New York Knicks: Mark Doman

Inside the world of Fields' financial adviser

July, 18, 2011
7/18/11
2:45
PM ET
When Mark Doman was 15 years old, he interned for a prominent basketball agent, Curtis Polk, who told him, "Whatever you do, kid, don’t count on working in sports with athletes. Get a real job, get a real education -- but if you get to work with athletes, that’s icing on the cake." Doman followed that advice to a tee. More than 10 years later, after interning for other agents, a major agency (Octagon), the Boston Celtics, the NCAA legislative body and NFL Players Association, he landed a position at a private wealth management firm in midtown Manhattan, where he advised pro athletes on their investment portfolios. Since January 2010, Doman, 33, has served as a Senior Vice President of True Capital Management, a firm that specializes in investment advice and financial planning for high-net-worth individuals, entertainers and approximately 150 NBA, NFL and MLB players, including the Knicks' Landry Fields. Doman, along with his team in New York, handles the day-to-day services of about 50 of those 150 clients.

Doman took time out of his busy day at True Capital's New York office (the firm's headquarters are in San Francisco) to provide ESPNNewYork.com with an exclusive behind-the-scenes look into his work with local pro athletes.

10 Things You Should Know About My Job
  1. What are we really talking about when we're managing money for pro athletes? What they really are is the equivalent to identifiable lottery winners. What I mean by that is when you talk about somebody who's won the lottery, we're talking about instant wealth; not accumulated through years in the business world. The only difference is that we can identify athletes at an early age. What's so different about managing money for a pro athlete versus a regular high-net-worth individual is that your typical millionaire is in their 40s, 50s, 60s. Pro athletes are in their early 20s. I’ll give you my saying: These pro athletes have the earning power of someone who's in their 50s or 60s, they have the retirement concerns of someone who's typically in their 60s or 70s, but they're in their early 20s. So the financial planning is almost more important early on than the investing.
  2. The key with my job is really about teaching them perspective. It's very hard to explain to a 23-year-old with a $1 million in their bank that buying 10 flat-screen TVs might not make the most sense, if that million has to last them the next 50 years. Their perspective can be distorted. I'll give you two ways that there's a lack of perspective. One is a lack of perspective as it relates to the amount of money they have versus how long it'll last him. Two, further distorting their perspective is that they compare themselves against the other guys in their locker room; not against other people outside of sports. The minute they walk through that player's parking lot and they see the proverbial car show going on, they lose all perspective on what is "normal."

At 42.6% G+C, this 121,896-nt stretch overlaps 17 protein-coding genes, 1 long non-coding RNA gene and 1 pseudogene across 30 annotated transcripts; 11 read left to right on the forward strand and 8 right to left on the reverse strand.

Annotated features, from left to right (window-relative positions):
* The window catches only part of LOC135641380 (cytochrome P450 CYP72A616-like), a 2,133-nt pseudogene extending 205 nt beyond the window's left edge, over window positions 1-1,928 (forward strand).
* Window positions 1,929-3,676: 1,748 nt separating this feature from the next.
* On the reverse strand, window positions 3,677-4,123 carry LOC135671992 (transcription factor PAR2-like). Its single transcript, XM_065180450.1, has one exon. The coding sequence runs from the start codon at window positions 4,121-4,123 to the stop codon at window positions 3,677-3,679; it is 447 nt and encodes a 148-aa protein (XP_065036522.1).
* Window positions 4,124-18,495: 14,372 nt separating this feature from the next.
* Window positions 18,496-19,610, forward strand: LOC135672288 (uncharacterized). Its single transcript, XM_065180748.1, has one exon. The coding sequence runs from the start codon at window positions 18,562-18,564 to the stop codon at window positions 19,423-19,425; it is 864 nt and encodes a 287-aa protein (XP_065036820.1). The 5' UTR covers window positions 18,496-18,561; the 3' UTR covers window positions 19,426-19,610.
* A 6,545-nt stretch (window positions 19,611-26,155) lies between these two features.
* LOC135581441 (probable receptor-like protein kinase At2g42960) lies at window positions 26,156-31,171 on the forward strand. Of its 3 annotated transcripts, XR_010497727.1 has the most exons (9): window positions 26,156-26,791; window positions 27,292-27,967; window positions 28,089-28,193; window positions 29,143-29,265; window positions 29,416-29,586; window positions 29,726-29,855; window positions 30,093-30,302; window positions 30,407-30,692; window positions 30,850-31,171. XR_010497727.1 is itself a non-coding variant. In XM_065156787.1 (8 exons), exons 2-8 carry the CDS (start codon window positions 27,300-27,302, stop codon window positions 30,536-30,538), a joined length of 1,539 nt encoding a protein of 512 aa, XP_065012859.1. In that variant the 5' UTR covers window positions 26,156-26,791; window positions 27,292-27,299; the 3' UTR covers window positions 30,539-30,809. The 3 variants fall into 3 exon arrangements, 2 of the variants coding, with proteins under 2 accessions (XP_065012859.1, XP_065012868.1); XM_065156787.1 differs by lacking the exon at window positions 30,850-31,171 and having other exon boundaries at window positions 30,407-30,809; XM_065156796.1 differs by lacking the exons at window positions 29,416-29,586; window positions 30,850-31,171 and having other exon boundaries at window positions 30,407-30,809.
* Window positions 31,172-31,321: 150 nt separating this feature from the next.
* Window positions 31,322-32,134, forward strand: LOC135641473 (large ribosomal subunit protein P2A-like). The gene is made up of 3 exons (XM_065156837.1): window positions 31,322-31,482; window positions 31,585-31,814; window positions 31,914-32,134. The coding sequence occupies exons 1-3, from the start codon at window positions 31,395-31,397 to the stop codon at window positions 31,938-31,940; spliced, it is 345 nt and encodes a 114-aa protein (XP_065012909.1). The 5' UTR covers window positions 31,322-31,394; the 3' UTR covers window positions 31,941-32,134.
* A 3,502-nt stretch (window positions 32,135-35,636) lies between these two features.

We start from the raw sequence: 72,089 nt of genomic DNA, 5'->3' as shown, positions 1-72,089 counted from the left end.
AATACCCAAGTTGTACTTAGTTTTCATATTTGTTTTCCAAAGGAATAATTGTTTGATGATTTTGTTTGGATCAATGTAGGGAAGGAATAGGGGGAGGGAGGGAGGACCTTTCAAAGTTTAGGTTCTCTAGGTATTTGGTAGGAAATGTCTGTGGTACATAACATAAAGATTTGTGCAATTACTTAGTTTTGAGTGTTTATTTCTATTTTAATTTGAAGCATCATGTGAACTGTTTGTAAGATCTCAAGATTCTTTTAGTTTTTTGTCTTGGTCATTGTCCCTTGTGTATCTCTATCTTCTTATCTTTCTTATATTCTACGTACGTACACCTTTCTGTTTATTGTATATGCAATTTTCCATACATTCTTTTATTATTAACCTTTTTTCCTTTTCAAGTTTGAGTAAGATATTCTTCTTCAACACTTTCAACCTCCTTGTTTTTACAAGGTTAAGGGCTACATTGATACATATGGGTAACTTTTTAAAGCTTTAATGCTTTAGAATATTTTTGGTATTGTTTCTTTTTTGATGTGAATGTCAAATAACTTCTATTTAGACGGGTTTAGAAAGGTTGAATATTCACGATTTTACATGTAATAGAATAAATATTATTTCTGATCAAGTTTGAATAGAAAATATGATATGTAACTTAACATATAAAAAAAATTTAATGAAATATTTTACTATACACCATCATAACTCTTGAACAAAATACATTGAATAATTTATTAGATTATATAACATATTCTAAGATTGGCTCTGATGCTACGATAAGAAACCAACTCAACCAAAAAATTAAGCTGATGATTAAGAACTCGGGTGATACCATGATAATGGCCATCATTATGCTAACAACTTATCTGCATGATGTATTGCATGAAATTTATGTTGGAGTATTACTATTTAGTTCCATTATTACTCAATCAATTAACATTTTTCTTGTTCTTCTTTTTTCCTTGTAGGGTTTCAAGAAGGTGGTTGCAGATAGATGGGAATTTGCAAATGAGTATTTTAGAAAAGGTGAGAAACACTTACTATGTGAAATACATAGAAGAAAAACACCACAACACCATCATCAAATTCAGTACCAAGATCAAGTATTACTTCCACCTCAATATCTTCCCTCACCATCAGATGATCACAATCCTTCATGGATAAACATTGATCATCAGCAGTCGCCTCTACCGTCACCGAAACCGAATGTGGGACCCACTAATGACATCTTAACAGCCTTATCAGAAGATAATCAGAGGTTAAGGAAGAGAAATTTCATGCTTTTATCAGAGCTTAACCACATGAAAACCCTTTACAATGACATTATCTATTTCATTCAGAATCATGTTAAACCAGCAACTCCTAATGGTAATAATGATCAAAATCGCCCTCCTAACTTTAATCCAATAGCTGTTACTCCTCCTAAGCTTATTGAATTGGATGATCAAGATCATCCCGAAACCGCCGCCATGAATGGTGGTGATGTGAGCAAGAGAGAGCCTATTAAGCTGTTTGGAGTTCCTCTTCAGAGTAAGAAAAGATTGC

3. So what do I do day to day? First, I want to make it clear that without my team, my work would be impossible. Every day, I'm responsible for handling the day-to-day financial needs of my clients, which requires constant communication with the entire team. Every day, we review their investment portfolios and make sure we understand what's going on in the financial market. We believe in preparing for the long-term, not trying to make a quick buck. The next step is we spend a lot of time doing financial planning for them and showing them different ways of gaining perspective on their money. We show them how purchasing decisions affect their long-term outlook. By handling their bill paying when requested, we help them better identify what they need versus what they want. For the rookies, we go in long before they get their first paycheck and we create a financial plan around what their projected income is during the life of their rookie contract and we do a cost-of-living analysis based on the respective city they're living. We handle housing, cars, family obligations. We build a financial plan around that and then we're constantly adjusting and refining that plan based on reality. With all of these responsibilities, you can see how important a team approach really is.
  4. I work hand-in-hand with agents to make sure our clients are financial secure during their entire lifetime. An agent, or contract adviser, is an integral part of an athlete's life. My goals are the same as theirs in the sense that I want the athletes to have money for their entire lifetime. I step in and help with their long-term financial planning; agents must think more short-term to maximize the athlete's earning power. That's why I decided to do what I do. Their athletic abilities is what gives the athletes the opportunities to earn this money, but they need guidance for life after sports. Sports can be three to 10 years of their life, but then their post-athletic career is typically 40 to 60 years. It's that part of their life that I'm really concerned about planning for.